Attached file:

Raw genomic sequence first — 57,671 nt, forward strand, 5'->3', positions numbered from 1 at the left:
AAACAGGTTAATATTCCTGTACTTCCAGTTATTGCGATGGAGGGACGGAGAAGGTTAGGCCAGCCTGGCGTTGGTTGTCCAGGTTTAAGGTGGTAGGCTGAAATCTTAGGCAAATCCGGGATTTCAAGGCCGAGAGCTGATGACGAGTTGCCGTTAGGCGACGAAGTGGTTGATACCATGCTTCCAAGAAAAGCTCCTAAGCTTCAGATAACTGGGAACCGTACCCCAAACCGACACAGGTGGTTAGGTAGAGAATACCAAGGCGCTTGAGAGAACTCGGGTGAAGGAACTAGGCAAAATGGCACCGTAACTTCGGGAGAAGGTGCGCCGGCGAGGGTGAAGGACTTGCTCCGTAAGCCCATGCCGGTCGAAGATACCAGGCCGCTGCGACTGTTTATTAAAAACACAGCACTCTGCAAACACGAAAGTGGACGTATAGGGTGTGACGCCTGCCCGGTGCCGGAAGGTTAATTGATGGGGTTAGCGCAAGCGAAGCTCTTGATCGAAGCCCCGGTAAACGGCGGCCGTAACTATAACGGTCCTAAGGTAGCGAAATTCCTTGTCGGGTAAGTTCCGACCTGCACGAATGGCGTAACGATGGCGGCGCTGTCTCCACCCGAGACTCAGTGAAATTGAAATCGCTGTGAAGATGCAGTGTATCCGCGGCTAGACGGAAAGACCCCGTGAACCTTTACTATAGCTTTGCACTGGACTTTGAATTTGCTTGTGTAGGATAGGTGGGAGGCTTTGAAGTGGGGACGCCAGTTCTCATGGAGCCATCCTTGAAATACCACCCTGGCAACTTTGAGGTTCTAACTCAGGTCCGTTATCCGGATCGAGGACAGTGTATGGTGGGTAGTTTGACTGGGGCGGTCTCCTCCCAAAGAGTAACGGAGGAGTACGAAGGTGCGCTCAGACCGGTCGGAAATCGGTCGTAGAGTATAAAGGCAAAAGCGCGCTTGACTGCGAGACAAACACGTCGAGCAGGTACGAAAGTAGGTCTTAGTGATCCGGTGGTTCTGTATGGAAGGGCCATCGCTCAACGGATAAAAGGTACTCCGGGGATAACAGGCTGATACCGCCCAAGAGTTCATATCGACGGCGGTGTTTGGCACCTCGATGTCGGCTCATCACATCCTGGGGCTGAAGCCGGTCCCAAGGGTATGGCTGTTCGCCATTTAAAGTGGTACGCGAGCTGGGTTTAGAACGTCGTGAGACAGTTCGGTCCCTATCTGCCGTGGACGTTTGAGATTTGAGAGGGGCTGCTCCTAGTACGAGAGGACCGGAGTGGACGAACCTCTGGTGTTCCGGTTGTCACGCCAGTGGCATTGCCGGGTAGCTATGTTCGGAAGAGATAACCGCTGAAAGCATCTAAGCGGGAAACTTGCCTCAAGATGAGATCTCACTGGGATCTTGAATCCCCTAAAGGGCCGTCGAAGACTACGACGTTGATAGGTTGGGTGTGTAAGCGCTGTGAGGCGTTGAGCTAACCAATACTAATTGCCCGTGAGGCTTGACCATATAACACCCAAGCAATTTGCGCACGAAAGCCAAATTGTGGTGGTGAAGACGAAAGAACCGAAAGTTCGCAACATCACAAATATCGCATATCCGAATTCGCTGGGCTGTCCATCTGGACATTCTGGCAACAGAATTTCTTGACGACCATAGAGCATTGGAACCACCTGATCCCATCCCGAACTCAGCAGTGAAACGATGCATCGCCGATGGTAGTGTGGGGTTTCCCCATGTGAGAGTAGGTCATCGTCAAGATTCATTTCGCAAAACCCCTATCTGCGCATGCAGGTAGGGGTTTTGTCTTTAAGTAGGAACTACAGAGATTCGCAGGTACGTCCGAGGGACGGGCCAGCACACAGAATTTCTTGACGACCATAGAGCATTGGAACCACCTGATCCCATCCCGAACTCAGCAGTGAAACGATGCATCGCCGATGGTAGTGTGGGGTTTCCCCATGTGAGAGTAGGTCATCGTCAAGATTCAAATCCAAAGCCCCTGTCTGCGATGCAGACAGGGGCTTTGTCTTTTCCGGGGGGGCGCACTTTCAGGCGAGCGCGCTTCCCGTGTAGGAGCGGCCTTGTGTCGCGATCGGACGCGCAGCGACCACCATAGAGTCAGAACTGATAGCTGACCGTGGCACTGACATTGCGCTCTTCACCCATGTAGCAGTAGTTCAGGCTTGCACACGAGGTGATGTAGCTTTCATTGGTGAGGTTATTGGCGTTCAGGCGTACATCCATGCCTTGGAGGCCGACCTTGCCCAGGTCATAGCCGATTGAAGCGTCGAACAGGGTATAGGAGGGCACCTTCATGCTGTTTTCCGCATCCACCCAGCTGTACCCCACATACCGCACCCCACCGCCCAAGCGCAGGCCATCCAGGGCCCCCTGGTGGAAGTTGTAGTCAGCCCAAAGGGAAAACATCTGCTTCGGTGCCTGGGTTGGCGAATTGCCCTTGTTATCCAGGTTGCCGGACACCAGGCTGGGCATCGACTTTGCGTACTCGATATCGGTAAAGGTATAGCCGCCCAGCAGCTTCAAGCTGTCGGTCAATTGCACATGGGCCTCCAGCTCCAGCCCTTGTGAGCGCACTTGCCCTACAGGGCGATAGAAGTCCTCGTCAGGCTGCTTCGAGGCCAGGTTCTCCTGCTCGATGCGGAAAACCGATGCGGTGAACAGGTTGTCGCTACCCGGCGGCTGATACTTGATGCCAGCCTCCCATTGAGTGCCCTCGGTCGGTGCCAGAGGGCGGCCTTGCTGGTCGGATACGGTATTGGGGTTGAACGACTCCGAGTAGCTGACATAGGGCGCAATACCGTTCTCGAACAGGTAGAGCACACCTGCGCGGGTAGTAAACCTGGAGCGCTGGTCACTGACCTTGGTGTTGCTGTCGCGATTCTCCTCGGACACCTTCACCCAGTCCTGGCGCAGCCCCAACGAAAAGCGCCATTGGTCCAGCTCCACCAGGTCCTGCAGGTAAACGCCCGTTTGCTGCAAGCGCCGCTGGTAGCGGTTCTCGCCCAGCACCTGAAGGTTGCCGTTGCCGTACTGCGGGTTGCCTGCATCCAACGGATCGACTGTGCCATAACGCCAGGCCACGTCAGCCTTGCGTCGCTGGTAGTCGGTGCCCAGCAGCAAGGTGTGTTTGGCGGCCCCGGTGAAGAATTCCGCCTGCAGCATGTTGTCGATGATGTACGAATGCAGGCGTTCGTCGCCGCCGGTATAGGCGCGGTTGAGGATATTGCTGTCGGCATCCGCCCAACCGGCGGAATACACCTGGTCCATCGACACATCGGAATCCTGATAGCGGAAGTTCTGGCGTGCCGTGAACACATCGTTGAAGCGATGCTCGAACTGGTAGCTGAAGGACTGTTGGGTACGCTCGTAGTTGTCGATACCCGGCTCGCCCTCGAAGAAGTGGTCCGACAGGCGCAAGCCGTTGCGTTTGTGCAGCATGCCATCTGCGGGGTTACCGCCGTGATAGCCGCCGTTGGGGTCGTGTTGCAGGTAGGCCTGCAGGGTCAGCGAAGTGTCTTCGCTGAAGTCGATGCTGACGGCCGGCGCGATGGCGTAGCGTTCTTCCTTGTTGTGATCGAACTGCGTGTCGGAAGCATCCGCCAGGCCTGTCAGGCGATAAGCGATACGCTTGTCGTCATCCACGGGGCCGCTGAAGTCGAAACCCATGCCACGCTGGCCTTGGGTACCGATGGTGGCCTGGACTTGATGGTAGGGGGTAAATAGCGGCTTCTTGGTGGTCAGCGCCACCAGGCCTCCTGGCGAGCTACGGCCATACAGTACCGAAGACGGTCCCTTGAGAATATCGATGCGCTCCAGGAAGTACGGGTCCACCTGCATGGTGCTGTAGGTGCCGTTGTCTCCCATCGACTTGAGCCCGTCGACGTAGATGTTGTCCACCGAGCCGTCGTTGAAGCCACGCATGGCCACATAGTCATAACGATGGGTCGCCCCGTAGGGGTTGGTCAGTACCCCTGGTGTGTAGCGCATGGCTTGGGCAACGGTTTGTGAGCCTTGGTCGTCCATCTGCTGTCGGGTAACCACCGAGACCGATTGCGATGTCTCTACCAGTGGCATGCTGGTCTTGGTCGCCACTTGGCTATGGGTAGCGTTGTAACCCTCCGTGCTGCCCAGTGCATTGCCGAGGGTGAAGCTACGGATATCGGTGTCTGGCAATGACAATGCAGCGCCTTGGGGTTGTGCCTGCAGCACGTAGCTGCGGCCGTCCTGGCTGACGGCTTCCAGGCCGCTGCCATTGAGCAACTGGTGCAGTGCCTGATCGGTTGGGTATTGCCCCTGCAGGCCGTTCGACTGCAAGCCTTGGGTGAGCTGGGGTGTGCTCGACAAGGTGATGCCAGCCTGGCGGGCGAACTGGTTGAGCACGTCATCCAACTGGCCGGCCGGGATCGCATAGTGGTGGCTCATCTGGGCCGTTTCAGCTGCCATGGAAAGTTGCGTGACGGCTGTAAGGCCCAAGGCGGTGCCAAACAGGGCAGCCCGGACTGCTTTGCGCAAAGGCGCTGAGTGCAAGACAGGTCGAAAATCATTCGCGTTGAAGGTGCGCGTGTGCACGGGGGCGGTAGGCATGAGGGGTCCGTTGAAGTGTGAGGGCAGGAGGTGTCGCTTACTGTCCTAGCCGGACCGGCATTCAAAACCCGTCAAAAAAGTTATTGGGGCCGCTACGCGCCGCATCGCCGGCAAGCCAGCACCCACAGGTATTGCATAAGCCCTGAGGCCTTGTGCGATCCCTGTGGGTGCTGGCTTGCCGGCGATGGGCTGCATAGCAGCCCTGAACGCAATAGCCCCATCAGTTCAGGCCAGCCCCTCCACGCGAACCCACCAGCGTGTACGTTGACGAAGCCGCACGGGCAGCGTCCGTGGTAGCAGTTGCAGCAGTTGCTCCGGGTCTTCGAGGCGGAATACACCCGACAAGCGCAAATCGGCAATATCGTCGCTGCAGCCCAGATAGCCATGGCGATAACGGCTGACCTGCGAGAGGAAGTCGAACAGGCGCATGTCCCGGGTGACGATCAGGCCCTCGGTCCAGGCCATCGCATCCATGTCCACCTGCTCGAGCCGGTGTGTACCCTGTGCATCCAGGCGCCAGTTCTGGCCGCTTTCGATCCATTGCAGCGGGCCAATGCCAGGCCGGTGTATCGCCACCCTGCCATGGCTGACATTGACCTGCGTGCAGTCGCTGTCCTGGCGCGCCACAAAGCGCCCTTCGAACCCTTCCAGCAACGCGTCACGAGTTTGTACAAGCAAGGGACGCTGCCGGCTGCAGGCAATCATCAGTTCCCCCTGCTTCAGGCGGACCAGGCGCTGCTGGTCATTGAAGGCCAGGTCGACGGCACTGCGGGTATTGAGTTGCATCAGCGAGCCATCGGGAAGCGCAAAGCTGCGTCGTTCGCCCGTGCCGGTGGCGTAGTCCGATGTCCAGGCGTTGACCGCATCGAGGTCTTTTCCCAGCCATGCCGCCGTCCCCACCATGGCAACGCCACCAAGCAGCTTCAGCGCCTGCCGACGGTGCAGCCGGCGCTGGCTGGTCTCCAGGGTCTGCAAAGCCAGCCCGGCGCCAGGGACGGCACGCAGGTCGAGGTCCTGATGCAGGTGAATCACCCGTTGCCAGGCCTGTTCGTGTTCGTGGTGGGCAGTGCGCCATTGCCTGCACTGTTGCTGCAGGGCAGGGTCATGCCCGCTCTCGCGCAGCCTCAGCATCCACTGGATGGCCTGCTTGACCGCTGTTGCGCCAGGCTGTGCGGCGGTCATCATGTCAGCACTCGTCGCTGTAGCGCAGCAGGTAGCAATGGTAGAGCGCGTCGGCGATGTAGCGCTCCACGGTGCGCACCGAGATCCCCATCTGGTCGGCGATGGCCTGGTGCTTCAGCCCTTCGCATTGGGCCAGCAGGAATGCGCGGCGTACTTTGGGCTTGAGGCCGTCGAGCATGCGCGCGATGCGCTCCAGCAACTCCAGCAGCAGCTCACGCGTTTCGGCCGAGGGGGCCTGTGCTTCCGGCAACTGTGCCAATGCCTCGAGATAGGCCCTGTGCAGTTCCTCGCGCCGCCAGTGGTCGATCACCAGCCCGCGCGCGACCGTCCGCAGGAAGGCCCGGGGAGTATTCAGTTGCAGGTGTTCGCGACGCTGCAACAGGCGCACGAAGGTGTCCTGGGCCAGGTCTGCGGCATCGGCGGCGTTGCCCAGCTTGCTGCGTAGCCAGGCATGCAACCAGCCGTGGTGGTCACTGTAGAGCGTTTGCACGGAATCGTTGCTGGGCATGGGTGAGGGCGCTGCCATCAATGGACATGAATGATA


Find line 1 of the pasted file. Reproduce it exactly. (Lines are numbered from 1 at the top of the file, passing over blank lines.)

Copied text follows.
Raw genomic sequence first — 57,671 nt, forward strand, 5'->3', positions numbered from 1 at the left: